What is most interesting about the lawsuit is that there is long-standing animosity between Project Veritas and CNN. Indeed, the Project has repeated targeted CNN figures and O’Keefe posted a video of his crashing a private CNN teleconference in December. That could be cited as evidence of malice.
The standard for defamation for public figures and officials in the United States is the product of a decision decades ago in New York Times v. Sullivan. This is precisely the environment in which the opinion was written and he is precisely the type of plaintiff that the opinion was meant to deter. The Supreme Court ruled that tort law could not be used to overcome First Amendment protections for free speech or the free press. The Court sought to create “breathing space” for the media by articulating that standard that now applies to both public officials and public figures. As such, public officials and public figures must show either actual knowledge of its falsity or a reckless disregard of the truth.
Over at Fox, the network is facing lawsuits by the company Smartmatic as well as a $1.6 billion lawsuit from Dominion Voting Systems over the coverage of allegations of fraud and election tampering made by Trump lawyers. Fox maintains that it was merely covering the allegations while the company insists that hosts went beyond reporting and affirmed the allegations as true. Hosts Maria Bartiromo, Jeanine Pirro and Lou Dobbs are also named as defendants.
The Smartmatic lawsuit is far more detailed and comprehensive. However, it is focused on debunking the claims of Trump lawyers like Giuliani and Powell and then accusing Fox hosts of giving unwarranted credibility to the claims in interviews. The complaint cites, for example, this statement by Dobbs after allowing Giuliani to recount his allegations:
“And Rudy we’re glad you’re on the case and, and pursuing what is the truth and straightening out what is a very complicated and difficult story. And by the way, it’s not only difficult, it has the feeling of a cover up in certain places, you know, putting the servers in foreign countries, private companies, we don’t have transparency with those servers. This is, this is an election nightmare, as well as a battle.”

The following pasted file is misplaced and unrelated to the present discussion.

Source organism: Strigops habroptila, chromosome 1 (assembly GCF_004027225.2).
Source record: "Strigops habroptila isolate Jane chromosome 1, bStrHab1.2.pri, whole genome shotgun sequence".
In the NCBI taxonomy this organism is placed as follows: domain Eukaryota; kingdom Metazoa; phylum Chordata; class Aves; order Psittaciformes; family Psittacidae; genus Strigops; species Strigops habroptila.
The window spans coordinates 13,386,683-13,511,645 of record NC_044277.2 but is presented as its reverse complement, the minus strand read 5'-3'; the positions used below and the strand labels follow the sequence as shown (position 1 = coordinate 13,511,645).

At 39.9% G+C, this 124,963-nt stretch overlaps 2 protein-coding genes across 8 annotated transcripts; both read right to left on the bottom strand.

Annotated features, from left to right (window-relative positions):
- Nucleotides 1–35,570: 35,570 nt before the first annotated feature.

In its complaint, the company also cites reports like this one on November 15 from Bartiromo who also interviewed Giuliani. Bartiromo stated “One source says that the key point to understand is that the Smartmatic system has a backdoor that allows it to be [ ] or that allows the votes to be mirrored and monitored, allowing an intervening party a real-time understanding of how many votes will be needed to gain an electoral advantage.” She then showed a graphic, explaining that it was “showing the states where they stopped counting, which I thought was also strange to stop counting in the middle of election night.”
Fox insists that she was recounting accurate what the lawyers were arguing and that “To the extent Bartiromo linked Smartmatic and Dominion in her voice-over of the Dominion graphic, she simply misspoke, later clarifying that the graphic referred only to Dominion voting machines.”
The company disagrees: “The Fox anchors knew what Giuliani and Powell would say on their shows, asked questions to elicit lies about Smartmatic, and endorsed Giuliani’s and Powell’s investigation. The Fox anchors added their own defamatory comments about Smartmatic for good measure. This was a scripted performance by the Fox anchors, Giuliani, and Powell to defame and disparage Smartmatic for personal gain.”
On the day, Project Veritas filed against CNN, Fox responded to Smartmatic’s lawsuit:
“Smartmatic may be frustrated that it became embroiled in a heated national controversy, but one cannot supply voting technology and expect to avoid the spotlight. Controversy comes with the territory. And it was the President’s allegations, not the press’s coverage of them, that put Smartmatic in the spotlight. Smartmatic’s effort to hold Fox responsible for ensuring that the public understood what the nation’s highest elected official was claiming (and what numerous government agencies were investigating) is a profound threat to the ‘uninhibited, robust, and wide-open’ debate that the First Amendment safeguards.”
The different lawsuits will test the leeway afforded media in such coverage. Both networks insist that they were characterizing or summarizing claims. These cases are expected to produce major new precedent on the protections afforded media organizations under the defamation standards.